Week 2 Monday Night Single-Game NFL DFS: Top FanDuel & DraftKings Plays
Welcome to the showdown breakdown for the first of two Monday Night Football matchups for Week 2. The early game features the new-look Saints, now led by Derek Carr, who didn’t blow the roof off the Superdome in a Week 1 victory, but instead did just enough to overcome the visiting Titans. Meanwhile, the Panthers were unable to keep things close with the Falcons on the road, though their new quarterback did show several signs of promise. Still, after the Saints failed to execute last weekend, and the Panthers working through the growing pains of trotting out a rookie quarterback, this low 40.0 total is justified. Still, there are some intriguing matchups and value plays that make this game very enticing for single-game DFS players.
This chart represents the general offensive strategies for each team when the game outcome is still in question (win probability between 20% and 80%). The final two minutes of each half are also excluded. We’ll include last year’s statistics through Week 4 of the regular season. Teams in the upper-right quadrant pass more often and play faster than the average NFL team in neutral game scripts, and conversely, teams in the lower-left quadrant play slower and run more often than the average NFL team.
Saints (-3, 21.5) @ Panthers (+3, 18.5); Over/Under 40.0
These two teams combined for a pitiful 26 points in Week 1. And while the chart above may include data from last year when both squads had different quarterbacks, there’s still a plethora of evidence that these teams play slower and pass less than the average team in neutral game scripts. Carr’s Raiders were slightly more uptempo last season, and we saw some signs that the Saints will play faster this year as well, with their average seconds per play in Week 1 speeding up by nearly 10% compared to last year’s average.
The Panthers, now led by number-one overall pick Bryce Young, played at roughly the same league-average play rate as they did in 2022. But they seemed more willing to put the ball in their young quarterback’s hands. While the rookie’s debut was a forgettable one, the Panthers finished their Week 1 loss with 38 pass attempts, nine passes above their 2022 average.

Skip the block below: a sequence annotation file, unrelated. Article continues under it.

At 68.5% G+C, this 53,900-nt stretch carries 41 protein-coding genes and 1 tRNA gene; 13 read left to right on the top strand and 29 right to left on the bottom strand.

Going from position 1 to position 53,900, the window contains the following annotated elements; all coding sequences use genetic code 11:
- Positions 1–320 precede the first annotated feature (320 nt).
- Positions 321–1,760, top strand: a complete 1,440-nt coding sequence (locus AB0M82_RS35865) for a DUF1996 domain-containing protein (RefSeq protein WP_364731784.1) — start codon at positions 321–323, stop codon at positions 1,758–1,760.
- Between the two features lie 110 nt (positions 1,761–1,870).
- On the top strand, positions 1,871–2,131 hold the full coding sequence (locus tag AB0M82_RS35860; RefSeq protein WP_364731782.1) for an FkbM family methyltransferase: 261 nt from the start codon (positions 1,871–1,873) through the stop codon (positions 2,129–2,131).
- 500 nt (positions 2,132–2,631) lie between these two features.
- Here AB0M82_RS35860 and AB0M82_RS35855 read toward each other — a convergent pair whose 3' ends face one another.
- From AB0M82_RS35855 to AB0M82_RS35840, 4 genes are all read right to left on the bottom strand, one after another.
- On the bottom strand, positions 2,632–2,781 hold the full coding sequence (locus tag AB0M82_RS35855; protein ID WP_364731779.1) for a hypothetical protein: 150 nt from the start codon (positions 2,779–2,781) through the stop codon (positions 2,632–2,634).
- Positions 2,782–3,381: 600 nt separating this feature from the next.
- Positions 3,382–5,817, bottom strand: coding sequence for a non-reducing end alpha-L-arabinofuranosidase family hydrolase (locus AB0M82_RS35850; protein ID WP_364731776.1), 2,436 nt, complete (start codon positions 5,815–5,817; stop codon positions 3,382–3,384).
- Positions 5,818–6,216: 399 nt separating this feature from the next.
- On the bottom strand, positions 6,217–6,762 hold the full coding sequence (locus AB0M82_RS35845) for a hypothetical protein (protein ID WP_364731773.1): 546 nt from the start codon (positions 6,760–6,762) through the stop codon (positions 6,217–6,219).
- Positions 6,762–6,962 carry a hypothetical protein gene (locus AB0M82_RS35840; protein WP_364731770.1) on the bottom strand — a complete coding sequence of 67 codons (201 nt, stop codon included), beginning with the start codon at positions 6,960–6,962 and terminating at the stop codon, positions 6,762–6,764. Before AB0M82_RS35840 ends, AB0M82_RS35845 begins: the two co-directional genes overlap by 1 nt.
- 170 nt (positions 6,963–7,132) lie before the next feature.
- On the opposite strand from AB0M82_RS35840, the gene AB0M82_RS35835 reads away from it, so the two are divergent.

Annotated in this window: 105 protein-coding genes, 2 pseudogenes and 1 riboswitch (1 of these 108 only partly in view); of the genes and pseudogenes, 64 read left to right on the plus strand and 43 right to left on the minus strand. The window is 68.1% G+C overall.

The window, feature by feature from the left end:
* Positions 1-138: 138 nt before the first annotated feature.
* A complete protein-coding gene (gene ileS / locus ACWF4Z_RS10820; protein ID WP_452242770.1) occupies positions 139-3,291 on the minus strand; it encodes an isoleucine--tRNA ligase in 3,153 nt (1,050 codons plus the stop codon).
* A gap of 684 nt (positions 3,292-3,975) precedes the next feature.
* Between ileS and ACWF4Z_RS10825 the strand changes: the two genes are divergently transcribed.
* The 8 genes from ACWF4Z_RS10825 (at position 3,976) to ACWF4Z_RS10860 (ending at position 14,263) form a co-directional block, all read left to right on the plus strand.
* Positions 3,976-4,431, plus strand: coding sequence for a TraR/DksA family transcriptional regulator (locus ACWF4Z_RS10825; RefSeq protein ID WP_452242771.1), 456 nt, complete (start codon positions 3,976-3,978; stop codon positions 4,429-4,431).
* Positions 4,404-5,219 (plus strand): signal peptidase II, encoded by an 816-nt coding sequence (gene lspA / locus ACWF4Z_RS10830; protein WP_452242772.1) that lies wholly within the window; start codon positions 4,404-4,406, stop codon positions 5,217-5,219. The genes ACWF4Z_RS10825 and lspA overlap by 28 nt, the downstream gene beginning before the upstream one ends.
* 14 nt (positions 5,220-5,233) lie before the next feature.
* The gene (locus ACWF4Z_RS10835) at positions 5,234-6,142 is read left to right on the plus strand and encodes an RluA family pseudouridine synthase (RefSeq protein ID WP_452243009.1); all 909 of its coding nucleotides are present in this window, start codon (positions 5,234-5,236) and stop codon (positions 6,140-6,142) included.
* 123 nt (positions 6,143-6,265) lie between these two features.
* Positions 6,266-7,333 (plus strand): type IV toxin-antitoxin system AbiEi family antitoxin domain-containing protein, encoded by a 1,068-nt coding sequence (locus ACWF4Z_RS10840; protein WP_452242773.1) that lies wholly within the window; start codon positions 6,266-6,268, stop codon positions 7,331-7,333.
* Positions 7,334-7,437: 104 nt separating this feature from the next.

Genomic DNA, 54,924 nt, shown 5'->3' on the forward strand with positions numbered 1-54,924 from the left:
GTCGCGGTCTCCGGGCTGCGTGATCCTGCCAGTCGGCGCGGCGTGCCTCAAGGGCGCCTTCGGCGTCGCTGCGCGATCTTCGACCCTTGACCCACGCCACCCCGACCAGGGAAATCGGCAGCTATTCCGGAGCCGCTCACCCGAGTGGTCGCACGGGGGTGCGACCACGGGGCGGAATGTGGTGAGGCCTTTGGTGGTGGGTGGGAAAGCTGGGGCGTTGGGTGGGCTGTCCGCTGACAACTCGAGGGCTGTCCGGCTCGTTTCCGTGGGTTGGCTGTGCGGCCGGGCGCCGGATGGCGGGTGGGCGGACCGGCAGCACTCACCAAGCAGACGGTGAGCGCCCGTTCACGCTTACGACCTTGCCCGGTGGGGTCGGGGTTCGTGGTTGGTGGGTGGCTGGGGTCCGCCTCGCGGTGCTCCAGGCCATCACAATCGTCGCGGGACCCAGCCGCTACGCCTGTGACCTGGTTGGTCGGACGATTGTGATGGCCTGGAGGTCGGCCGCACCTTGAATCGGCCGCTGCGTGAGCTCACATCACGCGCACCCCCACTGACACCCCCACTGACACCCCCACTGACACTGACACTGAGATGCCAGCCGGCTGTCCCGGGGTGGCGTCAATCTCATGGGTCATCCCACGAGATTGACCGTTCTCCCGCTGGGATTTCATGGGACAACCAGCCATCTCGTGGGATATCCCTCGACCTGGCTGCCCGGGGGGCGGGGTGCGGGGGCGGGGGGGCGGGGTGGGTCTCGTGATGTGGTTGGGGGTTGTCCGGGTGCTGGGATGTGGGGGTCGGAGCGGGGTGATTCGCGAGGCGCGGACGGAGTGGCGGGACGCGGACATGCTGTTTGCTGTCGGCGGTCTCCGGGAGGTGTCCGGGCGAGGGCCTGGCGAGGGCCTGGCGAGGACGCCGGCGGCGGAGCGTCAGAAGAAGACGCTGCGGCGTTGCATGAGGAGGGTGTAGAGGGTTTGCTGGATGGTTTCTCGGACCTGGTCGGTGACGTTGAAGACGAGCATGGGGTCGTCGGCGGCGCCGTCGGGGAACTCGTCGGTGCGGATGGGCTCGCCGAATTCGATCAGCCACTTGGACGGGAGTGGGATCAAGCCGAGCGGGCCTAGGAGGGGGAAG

The sample sizes may be limited, but there is little in the data pointing toward a shootout or even a game that goes over the 40.0 point total, where it currently sits. While a few key breaks can completely alter any game’s trajectory, this looks like a game where both teams will be content to outlast their opponents rather than outscore them.
While there may be 22 people on the field for every play, each play and game is heavily dictated by the performance of each team’s quarterback. While efficiency isn’t everything for quarterbacks, it is the best indicator of future performance, so we use a trio of metrics to suss out top performers at the position compared to lackluster ones. xDrive Success %, or True Drive Success Rate, is a measurement of a QB’s ability to turn drives into scores weighted by sample size. EPA or Expected Points Added, is a measurement of the QB’s contribution, both running and throwing, to the team’s scoring and production vs. the average NFL team. Completion % over Expected (CPOE)represents the accuracy and efficiency of a QB’s passes compared to league expectations.
We should be paying almost no attention to Young’s efficiency numbers at this point, but spoiler alert: they’re not good. There’s no need to go into great detail about how bad the numbers are, instead, understand that, with such a small sample size, Young has a chance to have his metrics still swing wildly in the other direction with one strong performance. Because of the large amount of uncertainty, it is almost better to simply assume replacement-level efficiency in all three categories until we have more information. It should be noted, however, that Young ranked in the top 25th percentile of all QB prospects since 2013 in yards per attempt and in QBR, which points to the possibility of future efficiency at the NFL level.
Meanwhile, Derek Carr’s metrics are all over the place on the chart above, and to an extent, explain why the Raiders may have been ready to make a change from Carr after eight seasons. Carr ranked well below average in terms of accuracy in 2022, ranking among the likes of Zach Wilson in completion percentage vs. expected. He was just a bit above league average in EPA per game, and yet, he found significant success in terms of his ability to turn drives into scores. And to Carr’s credit, the Raiders were tied for the 10th most passing touchdowns per game a season ago. PFF graded them as the 12th-best offense. But this was mostly on the backs of stellar lines for Vegas' offensive line (the team’s passing grade was 19th)—the Saints line graded in the bottom-10 in 2022, and bottom-five in the first game of 2023.
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